at La Maison on Telfair (706-722-4805,
lamaisontelfair.com), which is housed
in a Victorian mansion, while the French
Market Grille (706-855-5111, frenchmarketaugusta.com) is its near equal. French
Market’s frozen peanut butter pie is the
best dessert in town.

Best breakfast dive
honors go to the Whistle Stop Cafe (706-724-8224), where the mayor eats every
week, while best barbecue is Sconyers,
on the outskirts of town. Eating at the
restaurant is best — Sconyers is housed in a
log cabin, complete with water wheel — but when Jimmy Carter couldn’t break away
from the White House, he had a take-out
order flown in.

The best places to see caddies,
with or without their players, are
either TBonz Steakhouse, on Washington
Road (706-737-8325, tbonz.com), which is
closer to Augusta National, or the Gordon
Highway (706-796-1875). Be prepared to
wait. These are popular spots.


Best Places for Fun After Dinner
To catch the day’s highlights, head to
Somewhere in Augusta (706-739-0002, somewhereinaugusta.com) on Washington,
where 35 HD screens await. For
live music, the Soul Bar (706-724-8880,
soulbar.com) downtown on Broad Street
will have you back up on your (tired) feet
in no time.

Best Place to Stay
Hands down, it’s the Partridge Inn (706-
737-8888, partridgeinn.com). Dating to
1892, this is Old South grandeur at its
Gone With the Wind greatest, right down
to its creaky stairwells and wraparound
porch. Superior dining and the best Sunday
brunch in Augusta takes place at the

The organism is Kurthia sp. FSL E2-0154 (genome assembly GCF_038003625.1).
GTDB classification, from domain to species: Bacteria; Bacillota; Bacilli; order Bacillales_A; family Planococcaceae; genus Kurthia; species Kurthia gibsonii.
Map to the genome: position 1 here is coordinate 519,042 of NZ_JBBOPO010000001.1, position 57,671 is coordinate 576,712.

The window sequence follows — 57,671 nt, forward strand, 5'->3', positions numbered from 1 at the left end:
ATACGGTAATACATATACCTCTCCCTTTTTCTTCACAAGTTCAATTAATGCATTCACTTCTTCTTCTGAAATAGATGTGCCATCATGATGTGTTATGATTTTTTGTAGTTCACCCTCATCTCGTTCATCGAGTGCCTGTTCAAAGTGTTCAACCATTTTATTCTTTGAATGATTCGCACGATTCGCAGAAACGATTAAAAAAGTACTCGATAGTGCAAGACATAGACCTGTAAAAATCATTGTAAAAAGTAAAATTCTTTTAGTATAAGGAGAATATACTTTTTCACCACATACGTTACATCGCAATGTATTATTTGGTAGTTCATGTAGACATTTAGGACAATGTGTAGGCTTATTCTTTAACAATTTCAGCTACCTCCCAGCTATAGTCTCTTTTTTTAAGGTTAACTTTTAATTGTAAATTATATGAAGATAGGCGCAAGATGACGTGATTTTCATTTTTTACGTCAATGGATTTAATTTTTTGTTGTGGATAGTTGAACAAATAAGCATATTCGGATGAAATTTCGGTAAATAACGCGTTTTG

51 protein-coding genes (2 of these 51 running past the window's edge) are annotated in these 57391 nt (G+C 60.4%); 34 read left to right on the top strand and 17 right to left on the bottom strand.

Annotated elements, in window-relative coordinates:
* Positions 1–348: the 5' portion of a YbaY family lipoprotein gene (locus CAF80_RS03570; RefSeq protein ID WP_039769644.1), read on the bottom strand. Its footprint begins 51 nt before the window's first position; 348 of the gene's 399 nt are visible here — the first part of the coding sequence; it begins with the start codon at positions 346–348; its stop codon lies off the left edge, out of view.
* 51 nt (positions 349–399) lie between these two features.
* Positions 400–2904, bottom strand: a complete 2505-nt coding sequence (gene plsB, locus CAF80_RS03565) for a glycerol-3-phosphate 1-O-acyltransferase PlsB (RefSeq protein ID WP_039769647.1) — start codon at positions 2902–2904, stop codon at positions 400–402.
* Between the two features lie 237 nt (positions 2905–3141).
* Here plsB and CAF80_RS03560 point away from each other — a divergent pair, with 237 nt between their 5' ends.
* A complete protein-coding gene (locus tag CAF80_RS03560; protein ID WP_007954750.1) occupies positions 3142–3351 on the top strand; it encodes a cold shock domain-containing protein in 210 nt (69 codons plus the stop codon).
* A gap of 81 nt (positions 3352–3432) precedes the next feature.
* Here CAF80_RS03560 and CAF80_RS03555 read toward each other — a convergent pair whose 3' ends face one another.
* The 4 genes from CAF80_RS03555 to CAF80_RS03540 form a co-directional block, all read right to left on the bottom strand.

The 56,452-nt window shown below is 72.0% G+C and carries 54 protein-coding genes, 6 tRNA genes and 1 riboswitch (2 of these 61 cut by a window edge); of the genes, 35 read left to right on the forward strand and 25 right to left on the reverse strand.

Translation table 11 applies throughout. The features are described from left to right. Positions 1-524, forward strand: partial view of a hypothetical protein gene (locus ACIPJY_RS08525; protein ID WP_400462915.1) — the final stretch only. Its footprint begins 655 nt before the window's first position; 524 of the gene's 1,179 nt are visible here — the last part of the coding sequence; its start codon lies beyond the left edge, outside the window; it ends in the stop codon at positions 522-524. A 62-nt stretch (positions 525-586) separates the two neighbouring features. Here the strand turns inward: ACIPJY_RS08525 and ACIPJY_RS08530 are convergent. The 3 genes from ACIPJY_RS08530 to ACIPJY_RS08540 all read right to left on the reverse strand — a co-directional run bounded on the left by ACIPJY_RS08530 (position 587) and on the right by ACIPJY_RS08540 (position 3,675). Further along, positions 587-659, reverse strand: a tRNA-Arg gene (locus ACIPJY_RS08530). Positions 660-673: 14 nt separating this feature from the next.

Partridge’s Verandah Grill. Considering
that nearly every other hotel in town is a
second- or third-tier chain establishment,
the Partridge soars. (As does its prices.
Rooms go for $750 for a king and queen,
$900 for a suite.)

Best Escape from the Golf
Augusta’s Riverwalk stretches for five
blocks along the Savannah River. Gardens,
historic buildings and monuments
will take your mind off the fact that all
five of your players missed the cut in your
office pool.

Best Rainy Day Activity
The Augusta History Museum (706-722-
8454, augustamuseum.org) is full of all
things old, highlighted by both a Masters
past-champions exhibit and a special collection
devoted to lifelong resident James
Brown. An interactive feature allows you
to dance in step with the Godfather of
Soul — I’d pay money to see a few of the
ancient Augusta National members shimmying
in their green jackets.

Best Traffic Advice
Be patient. This year a new spectator entrance
and parking area has been created
off Berckmans Road, so the usual traffic
snarls on Washington might be a thing
of the past — or not. Expect a glacial pace
on highways and side streets until they
work out the kinks by 2010.

Best Day to Attend the Masters
Wednesday is the most crowded but offers
the greatest variety. Buy your trinkets
early — and have them shipped home, so
you don’t have to lug them around. Watch
the lads on the big course in the morning,
then camp on the hill between the 8th and
the 9th holes on the par-3 course an hour
before the par-3 contest starts at 1 p.m.
Spring for the souvenir Masters beverage
cups (they’ll hold up for years) and try a
pimento-and-cheese sandwich, just to say
you did. They’re so cheap ($1.50), you’ll
have plenty of coin left over for the more
edible Masters club sandwich for a paltry
$2.50. Leave the par-3 a little early and
walk Amen Corner in virtual solitude.

Exhale.